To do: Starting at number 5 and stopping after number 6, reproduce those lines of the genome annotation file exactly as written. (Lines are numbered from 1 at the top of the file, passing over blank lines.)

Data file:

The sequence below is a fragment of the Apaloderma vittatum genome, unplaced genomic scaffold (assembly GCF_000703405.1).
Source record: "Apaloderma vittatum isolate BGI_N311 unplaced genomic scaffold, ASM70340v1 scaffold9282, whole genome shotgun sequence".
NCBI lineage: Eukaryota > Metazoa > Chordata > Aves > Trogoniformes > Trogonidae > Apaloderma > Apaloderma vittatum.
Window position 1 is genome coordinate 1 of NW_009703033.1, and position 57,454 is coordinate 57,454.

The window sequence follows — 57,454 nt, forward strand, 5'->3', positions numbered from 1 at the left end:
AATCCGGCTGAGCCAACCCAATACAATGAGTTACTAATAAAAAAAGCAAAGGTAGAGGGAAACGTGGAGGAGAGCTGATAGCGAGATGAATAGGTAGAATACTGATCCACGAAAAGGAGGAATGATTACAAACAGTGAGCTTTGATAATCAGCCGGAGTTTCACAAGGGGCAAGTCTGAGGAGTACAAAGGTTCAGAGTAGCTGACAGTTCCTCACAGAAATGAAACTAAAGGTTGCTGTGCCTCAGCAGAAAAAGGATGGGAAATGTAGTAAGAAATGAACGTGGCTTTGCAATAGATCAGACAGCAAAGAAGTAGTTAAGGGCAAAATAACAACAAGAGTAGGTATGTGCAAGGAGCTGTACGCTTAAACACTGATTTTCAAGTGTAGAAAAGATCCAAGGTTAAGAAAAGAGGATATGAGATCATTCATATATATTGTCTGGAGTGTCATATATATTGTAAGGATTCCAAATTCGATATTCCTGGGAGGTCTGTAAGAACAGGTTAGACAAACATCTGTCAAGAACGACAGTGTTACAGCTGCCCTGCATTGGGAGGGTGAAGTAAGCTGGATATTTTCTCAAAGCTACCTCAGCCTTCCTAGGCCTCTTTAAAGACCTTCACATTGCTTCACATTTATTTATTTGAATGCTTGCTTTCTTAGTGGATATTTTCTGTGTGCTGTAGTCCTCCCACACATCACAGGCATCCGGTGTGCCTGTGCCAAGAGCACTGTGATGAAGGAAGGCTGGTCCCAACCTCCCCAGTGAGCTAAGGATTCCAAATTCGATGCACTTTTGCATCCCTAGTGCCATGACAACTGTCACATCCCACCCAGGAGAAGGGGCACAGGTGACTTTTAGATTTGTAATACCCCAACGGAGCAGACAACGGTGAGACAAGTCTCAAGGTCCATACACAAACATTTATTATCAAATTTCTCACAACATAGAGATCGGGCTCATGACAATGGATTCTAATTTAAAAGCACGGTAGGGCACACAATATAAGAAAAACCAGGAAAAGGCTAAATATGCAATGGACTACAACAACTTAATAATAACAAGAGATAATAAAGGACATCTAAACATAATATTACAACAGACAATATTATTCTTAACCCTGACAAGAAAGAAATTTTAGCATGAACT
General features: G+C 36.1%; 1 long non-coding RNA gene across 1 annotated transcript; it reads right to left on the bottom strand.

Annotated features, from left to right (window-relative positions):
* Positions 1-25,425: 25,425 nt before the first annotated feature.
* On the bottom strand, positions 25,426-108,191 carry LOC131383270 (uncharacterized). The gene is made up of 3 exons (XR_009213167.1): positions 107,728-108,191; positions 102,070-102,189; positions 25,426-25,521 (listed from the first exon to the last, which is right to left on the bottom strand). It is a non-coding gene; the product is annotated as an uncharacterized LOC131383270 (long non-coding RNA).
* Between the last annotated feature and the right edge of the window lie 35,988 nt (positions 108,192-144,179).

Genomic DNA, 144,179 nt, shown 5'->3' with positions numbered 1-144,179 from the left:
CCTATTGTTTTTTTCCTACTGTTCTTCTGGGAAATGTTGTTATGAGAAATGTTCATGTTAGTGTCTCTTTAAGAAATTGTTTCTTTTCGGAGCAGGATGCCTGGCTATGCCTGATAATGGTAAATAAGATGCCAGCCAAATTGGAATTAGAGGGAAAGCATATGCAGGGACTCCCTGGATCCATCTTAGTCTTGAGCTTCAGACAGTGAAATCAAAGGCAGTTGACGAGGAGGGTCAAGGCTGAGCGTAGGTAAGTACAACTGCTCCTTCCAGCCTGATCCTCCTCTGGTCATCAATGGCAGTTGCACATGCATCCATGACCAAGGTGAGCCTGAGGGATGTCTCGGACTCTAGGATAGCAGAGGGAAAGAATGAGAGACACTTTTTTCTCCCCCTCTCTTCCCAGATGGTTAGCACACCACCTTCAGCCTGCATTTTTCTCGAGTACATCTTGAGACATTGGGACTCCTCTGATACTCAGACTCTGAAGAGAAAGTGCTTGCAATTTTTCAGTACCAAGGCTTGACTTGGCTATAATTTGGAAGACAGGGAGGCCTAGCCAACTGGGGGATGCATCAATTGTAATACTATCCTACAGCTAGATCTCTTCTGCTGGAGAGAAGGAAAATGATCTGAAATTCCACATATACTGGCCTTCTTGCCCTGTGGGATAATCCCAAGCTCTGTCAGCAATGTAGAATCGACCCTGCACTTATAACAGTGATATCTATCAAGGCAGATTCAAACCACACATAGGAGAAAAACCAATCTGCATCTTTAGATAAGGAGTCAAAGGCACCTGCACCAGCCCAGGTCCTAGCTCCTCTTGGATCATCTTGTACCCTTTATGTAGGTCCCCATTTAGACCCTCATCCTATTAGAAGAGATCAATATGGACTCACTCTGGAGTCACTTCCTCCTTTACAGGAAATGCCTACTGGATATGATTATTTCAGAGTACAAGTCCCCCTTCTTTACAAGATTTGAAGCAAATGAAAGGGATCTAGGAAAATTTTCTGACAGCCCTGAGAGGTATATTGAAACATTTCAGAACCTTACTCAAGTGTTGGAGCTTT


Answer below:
The window sequence follows — 57,454 nt, forward strand, 5'->3', positions numbered from 1 at the left end:
AATCCGGCTGAGCCAACCCAATACAATGAGTTACTAATAAAAAAAGCAAAGGTAGAGGGAAACGTGGAGGAGAGCTGATAGCGAGATGAATAGGTAGAATACTGATCCACGAAAAGGAGGAATGATTACAAACAGTGAGCTTTGATAATCAGCCGGAGTTTCACAAGGGGCAAGTCTGAGGAGTACAAAGGTTCAGAGTAGCTGACAGTTCCTCACAGAAATGAAACTAAAGGTTGCTGTGCCTCAGCAGAAAAAGGATGGGAAATGTAGTAAGAAATGAACGTGGCTTTGCAATAGATCAGACAGCAAAGAAGTAGTTAAGGGCAAAATAACAACAAGAGTAGGTATGTGCAAGGAGCTGTACGCTTAAACACTGATTTTCAAGTGTAGAAAAGATCCAAGGTTAAGAAAAGAGGATATGAGATCATTCATATATATTGTCTGGAGTGTCATATATATTGTAAGGATTCCAAATTCGATATTCCTGGGAGGTCTGTAAGAACAGGTTAGACAAACATCTGTCAAGAACGACAGTGTTACAGCTGCCCTGCATTGGGAGGGTGAAGTAAGCTGGATATTTTCTCAAAGCTACCTCAGCCTTCCTAGGCCTCTTTAAAGACCTTCACATTGCTTCACATTTATTTATTTGAATGCTTGCTTTCTTAGTGGATATTTTCTGTGTGCTGTAGTCCTCCCACACATCACAGGCATCCGGTGTGCCTGTGCCAAGAGCACTGTGATGAAGGAAGGCTGGTCCCAACCTCCCCAGTGAGCTAAGGATTCCAAATTCGATGCACTTTTGCATCCCTAGTGCCATGACAACTGTCACATCCCACCCAGGAGAAGGGGCACAGGTGACTTTTAGATTTGTAATACCCCAACGGAGCAGACAACGGTGAGACAAGTCTCAAGGTCCATACACAAACATTTATTATCAAATTTCTCACAACATAGAGATCGGGCTCATGACAATGGATTCTAATTTAAAAGCACGGTAGGGCACACAATATAAGAAAAACCAGGAAAAGGCTAAATATGCAATGGACTACAACAACTTAATAATAACAAGAGATAATAAAGGACATCTAAACATAATATTACAACAGACAATATTATTCTTAACCCTGACAAGAAAGAAATTTTAGCATGAACT